Author: Alex Thompson

Drug Overdose: Definition, Treatment, Prevention, and More

how to treat an overdose

When someone overdoses on a CNS depressant, their breathing usually slows or stops. Central Nervous System (CNS) depressants include opioids, sedatives, tranquilizers, and hypnotics. These medicines can slow brain activity, which helps to treat anxiety, panic, acute stress reactions, and sleep disorders. You can get naloxone for free through discrete harm reduction programs like NEXT Distro or from a healthcare provider or pharmacy.

The FDA has approved a prescription treatment that can be used by family members or caregivers to treat a person known or suspected to have had an opioid overdose. Opioids include various prescription pain medications and illicit street drugs. An overdose is characterized by slowed breathing and heart rate and a loss of consciousness. Although Evzio can counter overdose effects within minutes, professional medical help is still needed. Opioid use can cause you to have shallow breaths and/or a slower rate of breathing (respiratory depression) and can lead to respiratory failure.

The most obvious way to tell if these symptoms indicate overdose is if you know you have taken drugs or have seen someone else take drugs. Getting medical help quickly can make a big difference in the effectiveness of drug overdose treatment. A drug overdose is taking too much of a substance, whether it’s prescription, over-the-counter, legal, or illegal. If you’ve taken more than the recommended amount of a drug or enough to have a harmful effect on your body’s functions, you have overdosed. The liver and the kidneys are organs at high risk following a drug overdose.

It’s important to receive training on how and when to use naloxone. Good Samaritan laws and similar legal protections exist across states to ensure you will not get into trouble for helping someone experiencing an overdose. These symptoms of stimulant overdose can lead to a seizure, stroke, heart attack, or death. If you have children in the house, make sure that all medications, both prescription and over-the-counter, are kept well out of reach. Drug Overdose Immunity and Good Samaritan LawsPolicymakers are seeking solutions that will help curb use and overdose by expanding Good Samaritan immunity, and increasing naloxone access.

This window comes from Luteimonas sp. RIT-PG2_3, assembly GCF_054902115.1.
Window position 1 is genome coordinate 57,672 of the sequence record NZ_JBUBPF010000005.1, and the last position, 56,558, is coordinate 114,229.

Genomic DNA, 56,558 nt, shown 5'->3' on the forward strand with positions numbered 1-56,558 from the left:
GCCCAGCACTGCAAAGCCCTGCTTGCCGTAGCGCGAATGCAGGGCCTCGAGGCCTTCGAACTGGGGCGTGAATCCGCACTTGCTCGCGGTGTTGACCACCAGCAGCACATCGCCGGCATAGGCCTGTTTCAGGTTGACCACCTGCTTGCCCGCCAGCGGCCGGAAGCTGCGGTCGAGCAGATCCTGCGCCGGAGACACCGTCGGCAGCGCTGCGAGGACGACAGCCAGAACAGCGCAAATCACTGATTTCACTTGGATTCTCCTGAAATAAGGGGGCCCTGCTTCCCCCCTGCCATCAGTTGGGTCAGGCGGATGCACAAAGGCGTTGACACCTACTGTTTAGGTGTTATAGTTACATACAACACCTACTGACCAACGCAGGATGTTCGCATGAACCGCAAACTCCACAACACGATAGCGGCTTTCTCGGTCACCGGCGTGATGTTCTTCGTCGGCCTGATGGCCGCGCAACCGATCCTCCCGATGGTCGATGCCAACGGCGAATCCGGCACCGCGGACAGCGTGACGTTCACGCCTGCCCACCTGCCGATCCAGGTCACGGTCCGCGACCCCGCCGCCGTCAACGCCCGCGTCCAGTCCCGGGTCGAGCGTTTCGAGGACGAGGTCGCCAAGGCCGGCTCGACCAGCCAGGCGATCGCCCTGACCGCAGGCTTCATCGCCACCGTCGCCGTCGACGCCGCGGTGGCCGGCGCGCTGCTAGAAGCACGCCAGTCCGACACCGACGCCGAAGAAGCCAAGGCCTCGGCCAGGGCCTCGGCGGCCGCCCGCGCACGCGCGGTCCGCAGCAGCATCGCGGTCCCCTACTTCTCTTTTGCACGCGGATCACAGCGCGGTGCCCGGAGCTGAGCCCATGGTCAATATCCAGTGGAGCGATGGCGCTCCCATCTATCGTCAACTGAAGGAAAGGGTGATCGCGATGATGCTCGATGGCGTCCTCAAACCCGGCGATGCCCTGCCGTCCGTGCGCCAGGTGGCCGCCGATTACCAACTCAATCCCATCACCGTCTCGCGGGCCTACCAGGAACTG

1. If the person isn’t breathing, move them onto their left side to prevent aspiration of vomiting.
  2. In a hospital setting, healthcare providers order drug tests to diagnose opioid overdose.
  3. If you don’t know the person, yell and ask if they need help.

Naloxone is an opioid antagonist, which means it attaches to opioid receptors in your body and reverses and blocks the effects of opioids already in your system. Naloxone can restore normal breathing within two to five minutes to a person who’s experiencing an opioid overdose. Opioid overdoses are medical emergencies that require quick diagnosis and treatment. Because of this, first responders and people who are trained to administer naloxone (Narcan®) mainly rely on symptoms and personal history to diagnose them. As the person experiencing an overdose is usually unconscious, providers rely on bystanders or loved ones to tell them if the person has a history of substance use. They may also find items or substances related to the overdose near the person.

Alcohol Overdose Symptoms & Risks